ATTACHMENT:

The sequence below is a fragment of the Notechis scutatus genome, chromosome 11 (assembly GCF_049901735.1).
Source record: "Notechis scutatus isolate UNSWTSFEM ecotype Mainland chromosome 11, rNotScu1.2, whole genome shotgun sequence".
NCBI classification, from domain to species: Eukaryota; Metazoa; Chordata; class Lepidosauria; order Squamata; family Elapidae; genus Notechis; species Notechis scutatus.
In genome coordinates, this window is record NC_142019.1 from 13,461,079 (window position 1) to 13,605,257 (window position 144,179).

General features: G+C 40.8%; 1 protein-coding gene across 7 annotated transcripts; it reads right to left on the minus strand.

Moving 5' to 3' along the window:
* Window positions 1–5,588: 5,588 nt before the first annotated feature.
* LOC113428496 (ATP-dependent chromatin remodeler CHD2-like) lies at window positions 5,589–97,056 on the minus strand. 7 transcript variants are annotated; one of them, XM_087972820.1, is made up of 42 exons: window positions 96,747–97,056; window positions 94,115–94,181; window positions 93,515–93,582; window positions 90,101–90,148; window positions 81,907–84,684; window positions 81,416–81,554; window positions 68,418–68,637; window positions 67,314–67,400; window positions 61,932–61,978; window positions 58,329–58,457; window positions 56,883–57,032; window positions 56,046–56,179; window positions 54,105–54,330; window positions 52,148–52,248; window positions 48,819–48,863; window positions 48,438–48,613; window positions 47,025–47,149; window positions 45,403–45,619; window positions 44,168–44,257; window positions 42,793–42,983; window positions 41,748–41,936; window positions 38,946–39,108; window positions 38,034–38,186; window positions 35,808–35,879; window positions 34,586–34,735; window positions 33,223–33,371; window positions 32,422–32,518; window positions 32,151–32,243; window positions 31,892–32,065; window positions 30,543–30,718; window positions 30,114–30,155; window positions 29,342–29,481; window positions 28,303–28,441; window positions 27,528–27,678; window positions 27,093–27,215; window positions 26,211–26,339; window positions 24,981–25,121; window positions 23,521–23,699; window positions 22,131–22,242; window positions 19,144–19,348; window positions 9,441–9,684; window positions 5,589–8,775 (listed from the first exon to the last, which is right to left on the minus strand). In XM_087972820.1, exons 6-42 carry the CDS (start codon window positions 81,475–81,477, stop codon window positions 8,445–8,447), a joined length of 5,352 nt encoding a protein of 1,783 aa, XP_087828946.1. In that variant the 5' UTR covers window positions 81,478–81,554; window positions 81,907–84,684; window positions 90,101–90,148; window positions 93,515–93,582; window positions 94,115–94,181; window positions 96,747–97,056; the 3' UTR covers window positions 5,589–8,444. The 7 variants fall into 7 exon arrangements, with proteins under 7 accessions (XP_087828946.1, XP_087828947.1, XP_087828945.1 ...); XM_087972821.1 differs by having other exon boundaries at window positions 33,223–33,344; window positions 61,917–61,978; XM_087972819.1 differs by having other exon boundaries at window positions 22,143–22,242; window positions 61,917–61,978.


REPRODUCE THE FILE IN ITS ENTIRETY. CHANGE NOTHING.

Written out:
The sequence below is a fragment of the Notechis scutatus genome, chromosome 11 (assembly GCF_049901735.1).
Source record: "Notechis scutatus isolate UNSWTSFEM ecotype Mainland chromosome 11, rNotScu1.2, whole genome shotgun sequence".
NCBI classification, from domain to species: Eukaryota; Metazoa; Chordata; class Lepidosauria; order Squamata; family Elapidae; genus Notechis; species Notechis scutatus.
In genome coordinates, this window is record NC_142019.1 from 13,461,079 (window position 1) to 13,605,257 (window position 144,179).

General features: G+C 40.8%; 1 protein-coding gene across 7 annotated transcripts; it reads right to left on the minus strand.

Moving 5' to 3' along the window:
* Window positions 1–5,588: 5,588 nt before the first annotated feature.
* LOC113428496 (ATP-dependent chromatin remodeler CHD2-like) lies at window positions 5,589–97,056 on the minus strand. 7 transcript variants are annotated; one of them, XM_087972820.1, is made up of 42 exons: window positions 96,747–97,056; window positions 94,115–94,181; window positions 93,515–93,582; window positions 90,101–90,148; window positions 81,907–84,684; window positions 81,416–81,554; window positions 68,418–68,637; window positions 67,314–67,400; window positions 61,932–61,978; window positions 58,329–58,457; window positions 56,883–57,032; window positions 56,046–56,179; window positions 54,105–54,330; window positions 52,148–52,248; window positions 48,819–48,863; window positions 48,438–48,613; window positions 47,025–47,149; window positions 45,403–45,619; window positions 44,168–44,257; window positions 42,793–42,983; window positions 41,748–41,936; window positions 38,946–39,108; window positions 38,034–38,186; window positions 35,808–35,879; window positions 34,586–34,735; window positions 33,223–33,371; window positions 32,422–32,518; window positions 32,151–32,243; window positions 31,892–32,065; window positions 30,543–30,718; window positions 30,114–30,155; window positions 29,342–29,481; window positions 28,303–28,441; window positions 27,528–27,678; window positions 27,093–27,215; window positions 26,211–26,339; window positions 24,981–25,121; window positions 23,521–23,699; window positions 22,131–22,242; window positions 19,144–19,348; window positions 9,441–9,684; window positions 5,589–8,775 (listed from the first exon to the last, which is right to left on the minus strand). In XM_087972820.1, exons 6-42 carry the CDS (start codon window positions 81,475–81,477, stop codon window positions 8,445–8,447), a joined length of 5,352 nt encoding a protein of 1,783 aa, XP_087828946.1. In that variant the 5' UTR covers window positions 81,478–81,554; window positions 81,907–84,684; window positions 90,101–90,148; window positions 93,515–93,582; window positions 94,115–94,181; window positions 96,747–97,056; the 3' UTR covers window positions 5,589–8,444. The 7 variants fall into 7 exon arrangements, with proteins under 7 accessions (XP_087828946.1, XP_087828947.1, XP_087828945.1 ...); XM_087972821.1 differs by having other exon boundaries at window positions 33,223–33,344; window positions 61,917–61,978; XM_087972819.1 differs by having other exon boundaries at window positions 22,143–22,242; window positions 61,917–61,978.